Building a custom home on your land is all about getting what YOU want, not what some builder thinks you should have. But, there are so many things to think about, how do you know you covered it all? Here's how to think it through so you won't have regrets after you move in.
Creating a house plan for your custom home involves 2 main elements: how you live now, and how you might live in the future.
The here and now
Ask yourself how you live now, which will tell you a lot about how many rooms you need, where they should be in relation to each other, how big they should be, etc. Since you've already had some event or discovery in your life that is making you want something more, this part is pretty easy.
Where the potential for regret comes in is where you don't think about some aspect of future life and wish you had once you've moved into your brand-new custom home that you worked so hard for.
Here's an example:
I built my own home when we had a toddler and a baby on the way. It made perfect sense to put the spare bedroom across the hall from the master bedroom, because the new baby could sleep there until he or she was old enough to move upstairs. Great idea...
Then, a few years later, my sister-in-law came to visit, and she stayed in the spare bedroom. How convenient that I could wave to her from my own bedroom across the hall, without having to even move! Ugh. Bad planning, and as a home builder, I'm supposed to know better.
Here's another story:
I built a home for a family that bought a wakeboard boat about 2 years later, and they discovered that the boat was about 2 inches too tall to fit under the top of the garage door. Grrrr... We could have put in a door that was a foot taller for less than $500 at the time we were building. Nobody thought of that.
Your future planning
Now, only you and your family know enough about your lives and what you might want to do in the future to really think through the possibilities and come up with ideas that help future-proof your house plan. But, here are a few things to think about, based on what our clients have suggested and / or done:
- -Build a closet big enough for a gun safe.
- -Will you need a robust home security system? Add the wiring for it while you're building. You can install the guts later.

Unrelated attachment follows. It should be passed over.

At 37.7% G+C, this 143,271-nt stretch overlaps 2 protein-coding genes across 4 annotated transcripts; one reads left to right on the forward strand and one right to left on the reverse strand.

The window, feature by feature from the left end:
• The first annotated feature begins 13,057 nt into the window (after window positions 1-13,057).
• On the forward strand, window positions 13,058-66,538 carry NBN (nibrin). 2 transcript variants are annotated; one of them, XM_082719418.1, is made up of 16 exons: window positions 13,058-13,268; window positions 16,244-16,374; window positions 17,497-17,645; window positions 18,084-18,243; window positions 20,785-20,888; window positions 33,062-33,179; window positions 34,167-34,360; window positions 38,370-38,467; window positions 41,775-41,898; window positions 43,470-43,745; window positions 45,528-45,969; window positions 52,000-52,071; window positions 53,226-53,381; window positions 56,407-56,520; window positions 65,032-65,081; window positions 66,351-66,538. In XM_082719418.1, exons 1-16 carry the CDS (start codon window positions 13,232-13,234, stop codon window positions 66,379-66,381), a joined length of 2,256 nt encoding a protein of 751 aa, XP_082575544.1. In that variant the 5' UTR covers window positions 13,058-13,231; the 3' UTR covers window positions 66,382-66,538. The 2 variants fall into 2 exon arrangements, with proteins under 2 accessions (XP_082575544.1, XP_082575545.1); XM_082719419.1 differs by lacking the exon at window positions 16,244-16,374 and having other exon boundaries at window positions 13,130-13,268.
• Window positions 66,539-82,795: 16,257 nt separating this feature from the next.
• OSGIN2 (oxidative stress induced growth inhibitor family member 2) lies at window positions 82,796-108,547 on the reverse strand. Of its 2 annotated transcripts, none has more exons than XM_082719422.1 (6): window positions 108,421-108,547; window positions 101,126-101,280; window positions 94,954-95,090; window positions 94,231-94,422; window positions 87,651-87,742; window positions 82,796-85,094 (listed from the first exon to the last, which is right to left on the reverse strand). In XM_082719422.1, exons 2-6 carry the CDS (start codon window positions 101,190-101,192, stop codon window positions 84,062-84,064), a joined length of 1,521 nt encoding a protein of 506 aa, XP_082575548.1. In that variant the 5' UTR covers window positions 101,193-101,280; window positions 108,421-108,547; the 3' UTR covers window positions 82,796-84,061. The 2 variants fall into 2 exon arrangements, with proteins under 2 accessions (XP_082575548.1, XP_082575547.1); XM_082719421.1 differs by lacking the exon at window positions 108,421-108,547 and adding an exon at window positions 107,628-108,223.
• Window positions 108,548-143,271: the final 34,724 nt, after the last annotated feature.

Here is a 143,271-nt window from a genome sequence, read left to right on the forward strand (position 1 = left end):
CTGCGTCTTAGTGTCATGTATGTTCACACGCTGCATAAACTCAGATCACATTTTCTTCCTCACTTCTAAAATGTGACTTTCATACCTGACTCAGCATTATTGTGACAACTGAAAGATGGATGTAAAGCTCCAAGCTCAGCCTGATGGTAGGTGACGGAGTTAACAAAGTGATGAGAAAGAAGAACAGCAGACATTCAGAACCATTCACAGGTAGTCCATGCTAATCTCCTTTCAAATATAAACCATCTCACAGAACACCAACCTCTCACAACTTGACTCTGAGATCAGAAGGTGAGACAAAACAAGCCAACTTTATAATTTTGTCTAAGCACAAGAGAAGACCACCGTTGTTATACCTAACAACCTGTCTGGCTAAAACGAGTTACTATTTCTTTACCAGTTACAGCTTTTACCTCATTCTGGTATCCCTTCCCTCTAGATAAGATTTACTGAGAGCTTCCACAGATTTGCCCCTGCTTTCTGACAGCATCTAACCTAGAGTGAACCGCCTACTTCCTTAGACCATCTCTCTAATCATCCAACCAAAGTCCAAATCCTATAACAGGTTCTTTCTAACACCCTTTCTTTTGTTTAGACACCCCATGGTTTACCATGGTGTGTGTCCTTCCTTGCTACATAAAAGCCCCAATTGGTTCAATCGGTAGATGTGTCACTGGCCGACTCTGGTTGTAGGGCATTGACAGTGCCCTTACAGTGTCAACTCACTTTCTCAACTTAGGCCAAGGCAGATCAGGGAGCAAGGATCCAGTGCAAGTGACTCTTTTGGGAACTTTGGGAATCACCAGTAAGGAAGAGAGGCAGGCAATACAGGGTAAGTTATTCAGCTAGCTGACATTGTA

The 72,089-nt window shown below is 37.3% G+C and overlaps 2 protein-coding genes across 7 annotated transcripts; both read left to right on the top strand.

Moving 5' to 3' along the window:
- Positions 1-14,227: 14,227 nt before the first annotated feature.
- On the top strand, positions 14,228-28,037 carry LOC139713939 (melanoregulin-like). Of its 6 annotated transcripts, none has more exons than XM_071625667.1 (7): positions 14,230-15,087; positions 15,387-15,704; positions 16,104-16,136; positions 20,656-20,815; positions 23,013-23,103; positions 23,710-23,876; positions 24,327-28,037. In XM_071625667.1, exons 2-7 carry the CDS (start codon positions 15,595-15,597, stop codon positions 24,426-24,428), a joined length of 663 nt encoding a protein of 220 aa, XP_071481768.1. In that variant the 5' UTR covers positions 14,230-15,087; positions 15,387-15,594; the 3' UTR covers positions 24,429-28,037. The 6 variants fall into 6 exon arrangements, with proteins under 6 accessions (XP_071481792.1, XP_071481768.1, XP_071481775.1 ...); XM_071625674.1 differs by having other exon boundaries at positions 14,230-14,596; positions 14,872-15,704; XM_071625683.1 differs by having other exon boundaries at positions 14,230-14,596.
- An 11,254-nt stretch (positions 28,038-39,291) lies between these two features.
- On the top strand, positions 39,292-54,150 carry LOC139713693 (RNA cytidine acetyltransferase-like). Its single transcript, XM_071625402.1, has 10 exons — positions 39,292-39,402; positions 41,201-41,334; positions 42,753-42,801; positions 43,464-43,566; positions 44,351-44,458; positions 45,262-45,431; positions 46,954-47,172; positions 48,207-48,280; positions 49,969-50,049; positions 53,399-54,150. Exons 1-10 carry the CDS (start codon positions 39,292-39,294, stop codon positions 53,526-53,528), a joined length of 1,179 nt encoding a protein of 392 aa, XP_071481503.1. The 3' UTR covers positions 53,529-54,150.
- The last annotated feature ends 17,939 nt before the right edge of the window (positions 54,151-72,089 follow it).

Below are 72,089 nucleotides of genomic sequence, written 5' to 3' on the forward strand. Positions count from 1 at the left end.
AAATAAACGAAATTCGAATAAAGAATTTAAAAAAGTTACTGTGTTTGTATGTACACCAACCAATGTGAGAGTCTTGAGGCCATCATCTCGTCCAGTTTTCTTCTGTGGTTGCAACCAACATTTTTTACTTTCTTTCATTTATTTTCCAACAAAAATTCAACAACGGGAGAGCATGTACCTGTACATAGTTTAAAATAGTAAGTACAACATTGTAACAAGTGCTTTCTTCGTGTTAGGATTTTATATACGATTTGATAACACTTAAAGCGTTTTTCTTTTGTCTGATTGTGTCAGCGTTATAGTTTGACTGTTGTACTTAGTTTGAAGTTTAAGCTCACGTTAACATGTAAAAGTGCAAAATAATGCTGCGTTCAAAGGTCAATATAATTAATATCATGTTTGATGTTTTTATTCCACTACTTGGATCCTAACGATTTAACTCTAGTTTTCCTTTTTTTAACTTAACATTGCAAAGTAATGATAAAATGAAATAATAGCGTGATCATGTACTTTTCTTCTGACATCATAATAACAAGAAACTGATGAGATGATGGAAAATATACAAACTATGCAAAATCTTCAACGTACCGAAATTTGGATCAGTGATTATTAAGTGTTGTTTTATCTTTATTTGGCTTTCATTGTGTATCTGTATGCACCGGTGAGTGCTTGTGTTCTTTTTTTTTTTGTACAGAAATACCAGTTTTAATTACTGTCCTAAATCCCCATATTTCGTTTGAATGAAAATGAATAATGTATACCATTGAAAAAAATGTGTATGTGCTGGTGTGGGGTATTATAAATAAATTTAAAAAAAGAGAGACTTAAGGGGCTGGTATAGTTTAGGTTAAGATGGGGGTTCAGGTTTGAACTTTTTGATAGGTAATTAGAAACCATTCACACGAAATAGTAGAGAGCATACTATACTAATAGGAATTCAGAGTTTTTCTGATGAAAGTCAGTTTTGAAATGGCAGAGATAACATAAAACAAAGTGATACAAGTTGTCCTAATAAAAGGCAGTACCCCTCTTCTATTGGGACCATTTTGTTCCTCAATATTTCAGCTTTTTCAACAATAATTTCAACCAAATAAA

- -One client put in a sensor under his gravel drive that alerts when a car drives up. He got it on Amazon.
- -One of my favorites: a floor drain in the middle of the back porch that allowed the family to hose off the dog (or the kids) without making a muddy mess around the edge of the porch. The drain just carries the water away to a spot out in the yard.
- -Measure your truck, both height and length. Make sure the garage door is tall enough and the garage is deep enough.
- -How reliable is the electricity where your land is? Think about wiring for a generator transfer switch. Like the security system, at least have it wired up and ready to go. You can install the equipment later (in other words, you don't have to pay the builder to do it).
- -Will you build a separate shop at some point? Have the builder add a conduit from the electrical panel to the outside so you can pull wire to serve the shop later. Better yet, go ahead and run enough wire so all you have to do is hook it up when you're ready.
- -Same as above for plumbing, if you think you might want a shop sink or a bathroom in your shop.
- -Set up your patio for future outdoor living... maybe run the natural gas or propane pipe out there; leave room to build a fire pit or even an outdoor fireplace. Lots of options for later if you plan for it up front.
These are just a few things to think about to help future-proof your custom floor plan, so you won't regret it later when you've built your forever home and start wishing you could do it over.